The details of President Obama’s acceptance speech at the Democratic National Convention on Thursday night are not known, but he’s been road-testing various claims about his record — and Republican challenger Mitt Romney — for months. Here are five dubious assertions the president frequently makes on the campaign trail.
Our goal is to help voters understand the context of these claims as they watch Obama’s address. We did a similar exercise last week in advance of Romney’s convention speech. He used three of the five examples we highlighted, as well as a variation of a fourth.
“Four years ago, I promised that I would cut middle-class taxes. And the average middle-class family, their taxes are about $3,600 lower than when I came into office. Now I want to keep taxes exactly where they are on the first $250,000 of everybody’s income.”
Obama mixes up some apples and oranges here. The $3,600 figure is over four years — $800 in each of 2009 and 2010 from the Making Work Pay tax credit and $1,000 in each of 2011 and 2012 from a Social Security payroll tax cut. Obama makes it sound as if that average family’s annual tax bill is now $3,600 less than it was under George W. Bush.
But the Making Work Pay tax credit has expired, and Obama has not promised to extend the payroll tax cut, meaning that people’s taxes will go up next year even if he succeeds in his effort to extend Bush-era tax cuts for those earning less than $250,000 a year.
“I’m also going to ask anybody making over $250,000 a year to go back to the tax rates they were paying under Bill Clinton.”
Here, Obama is defending his proposal to boost taxes on the wealthy by noting that the tax rate would be the same as under Clinton. The Bush tax cut set the top rate on income at 35 percent; Obama would restore it to the 39.6 percent rate set during Clinton’s presidency.
But while Social Security taxes are capped, there is no cap on Medicare payroll taxes. Obama does not mention that the health-care law included a 0.9 percent Medicare surtax on incomes over $200,000 for individuals and $250,000 for couples filing joint returns.
“Governor Romney brags about his private-sector experience, but it was mostly investing in companies, some of which were called ‘pioneers’ of outsourcing. I don’t want to be a pioneer of outsourcing. I want to insource.”
Here, Obama is referring to an article in The Washington Post that has been frequently exploited by his campaign. The article used the word “pioneers” but did not say that transfers of U.S. jobs took place while Romney ran the private-equity firm Bain Capital.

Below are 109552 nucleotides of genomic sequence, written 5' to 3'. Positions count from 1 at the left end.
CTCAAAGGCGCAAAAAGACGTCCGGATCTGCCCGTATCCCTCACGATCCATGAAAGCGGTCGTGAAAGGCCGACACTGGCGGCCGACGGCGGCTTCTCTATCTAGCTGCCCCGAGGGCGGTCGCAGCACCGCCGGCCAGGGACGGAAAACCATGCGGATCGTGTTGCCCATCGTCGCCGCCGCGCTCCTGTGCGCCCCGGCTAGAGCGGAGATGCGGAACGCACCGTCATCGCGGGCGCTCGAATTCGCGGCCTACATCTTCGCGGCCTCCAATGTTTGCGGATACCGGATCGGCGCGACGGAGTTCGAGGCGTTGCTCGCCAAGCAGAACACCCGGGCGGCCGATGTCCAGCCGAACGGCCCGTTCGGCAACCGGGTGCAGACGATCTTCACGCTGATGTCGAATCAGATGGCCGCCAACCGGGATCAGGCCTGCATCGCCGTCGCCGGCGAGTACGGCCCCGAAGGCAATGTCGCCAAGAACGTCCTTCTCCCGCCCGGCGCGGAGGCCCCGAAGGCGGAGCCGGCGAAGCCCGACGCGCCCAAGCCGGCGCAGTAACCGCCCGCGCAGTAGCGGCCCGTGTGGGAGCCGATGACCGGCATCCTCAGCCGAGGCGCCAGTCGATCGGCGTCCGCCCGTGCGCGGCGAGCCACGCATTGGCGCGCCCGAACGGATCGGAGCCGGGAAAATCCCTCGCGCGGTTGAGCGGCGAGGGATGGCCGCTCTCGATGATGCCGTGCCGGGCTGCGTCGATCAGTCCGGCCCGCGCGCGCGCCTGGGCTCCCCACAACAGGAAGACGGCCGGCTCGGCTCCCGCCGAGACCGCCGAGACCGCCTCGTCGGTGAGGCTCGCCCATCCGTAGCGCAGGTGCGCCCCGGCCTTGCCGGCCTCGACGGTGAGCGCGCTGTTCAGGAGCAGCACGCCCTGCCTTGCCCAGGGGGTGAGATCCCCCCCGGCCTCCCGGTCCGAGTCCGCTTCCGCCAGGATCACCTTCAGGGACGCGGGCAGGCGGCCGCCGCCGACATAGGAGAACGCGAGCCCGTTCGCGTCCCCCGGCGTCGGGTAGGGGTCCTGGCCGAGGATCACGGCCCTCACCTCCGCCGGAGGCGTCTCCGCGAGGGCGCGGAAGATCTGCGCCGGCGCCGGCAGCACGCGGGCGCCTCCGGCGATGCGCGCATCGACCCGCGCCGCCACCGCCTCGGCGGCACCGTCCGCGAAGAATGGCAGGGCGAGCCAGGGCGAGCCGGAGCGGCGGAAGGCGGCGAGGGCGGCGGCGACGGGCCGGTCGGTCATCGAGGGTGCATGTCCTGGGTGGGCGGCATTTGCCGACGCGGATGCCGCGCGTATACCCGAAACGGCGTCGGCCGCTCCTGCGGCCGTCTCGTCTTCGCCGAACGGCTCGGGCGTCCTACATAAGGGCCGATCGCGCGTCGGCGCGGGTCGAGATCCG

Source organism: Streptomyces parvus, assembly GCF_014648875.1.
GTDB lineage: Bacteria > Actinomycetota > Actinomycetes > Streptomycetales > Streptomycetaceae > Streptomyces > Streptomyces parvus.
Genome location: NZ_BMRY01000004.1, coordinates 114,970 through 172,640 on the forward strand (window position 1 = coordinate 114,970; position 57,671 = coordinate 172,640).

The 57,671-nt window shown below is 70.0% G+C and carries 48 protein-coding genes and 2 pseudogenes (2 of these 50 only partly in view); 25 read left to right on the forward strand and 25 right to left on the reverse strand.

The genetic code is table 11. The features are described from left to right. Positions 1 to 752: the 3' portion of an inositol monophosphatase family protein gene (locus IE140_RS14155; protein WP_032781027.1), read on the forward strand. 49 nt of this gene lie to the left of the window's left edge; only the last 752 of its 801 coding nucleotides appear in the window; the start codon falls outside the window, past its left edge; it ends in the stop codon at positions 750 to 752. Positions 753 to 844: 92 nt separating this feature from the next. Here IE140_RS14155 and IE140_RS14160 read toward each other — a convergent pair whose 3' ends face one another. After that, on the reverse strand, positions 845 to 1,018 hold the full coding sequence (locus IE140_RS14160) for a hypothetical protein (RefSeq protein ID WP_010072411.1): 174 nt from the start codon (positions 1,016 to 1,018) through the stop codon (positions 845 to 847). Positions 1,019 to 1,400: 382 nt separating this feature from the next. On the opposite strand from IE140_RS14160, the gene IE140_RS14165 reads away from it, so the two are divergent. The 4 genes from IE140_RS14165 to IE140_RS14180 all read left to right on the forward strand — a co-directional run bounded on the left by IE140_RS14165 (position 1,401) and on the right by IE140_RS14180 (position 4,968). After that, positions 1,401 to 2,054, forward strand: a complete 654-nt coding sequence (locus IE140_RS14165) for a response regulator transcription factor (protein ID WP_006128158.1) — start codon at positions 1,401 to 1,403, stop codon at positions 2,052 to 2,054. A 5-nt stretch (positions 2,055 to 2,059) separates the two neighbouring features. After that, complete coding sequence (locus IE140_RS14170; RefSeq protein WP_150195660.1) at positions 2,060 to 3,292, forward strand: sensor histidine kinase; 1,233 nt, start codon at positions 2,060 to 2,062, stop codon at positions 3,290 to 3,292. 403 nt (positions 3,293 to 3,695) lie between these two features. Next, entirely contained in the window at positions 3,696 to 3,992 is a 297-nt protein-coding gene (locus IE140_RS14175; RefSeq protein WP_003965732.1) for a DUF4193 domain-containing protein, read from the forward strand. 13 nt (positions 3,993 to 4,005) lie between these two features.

Instead, the article said that Bain was prescient in identifying an emerging business trend — the transfer of back-office, customer-service and other functions by companies willing to let third parties handle that business. Several of the companies mentioned in the article began by shifting work to other U.S. companies and grew into major international players in the outsourcing field.
Obama never mentions another Washington Post article, one that detailed how he has not been able to fulfill many of his campaign promises in 2008 to stem the outflow of American jobs to other countries.
“Nearly 7 million young people have health insurance because they’re able to stay on their parents’ plans.”
Obama has framed this assertion different ways, sometimes more accurately than the quote above.
The Department of Health and Human Services reported in June that more than 3 million young adults would not have health insurance without the health-care law. So how does Obama get to say that nearly 7 million “have insurance” because of the law?
That’s because he is relying on a private survey, published by the Commonwealth Fund, showing that 6.6 million young adults “stayed on or joined their parents’ health plans” in 2011.
Not all of these people were uninsured; some joined their parents’ plan for other reasons. The HHS report notes in a footnote, “This number exceeds our calculation because it includes some individuals who were already insured, often through their own private coverage.”
“Over the last 31 / 2 years, we have focused on righting the ship, making sure that we didn’t slip into a depression, saving an auto industry, creating 4.5 million new jobs, getting health-care done, helping young people go to college.”
The president loves this jobs figure — and it is has already been cited many times at the convention. But it is misleading, because it refers to private-sector jobs, not all jobs, and because it is based on a date (February 2010) that put the president’s jobs record in the best possible light.
The total number of jobs — private and government — created in the United States from February 2010 until now is 4 million. The job-growth number is still negative if you start counting from the beginning of Obama’s presidency.
According to the Bureau of Labor Statistics, job creation in Obama’s presidency is plus or minus a few hundred thousand jobs, depending on whether you date his presidency from January or February. At this point, Obama is on track to have the worst jobs record of any president since World War II.
Read more Fact Checker columns at washingtonpost.com/factchecker.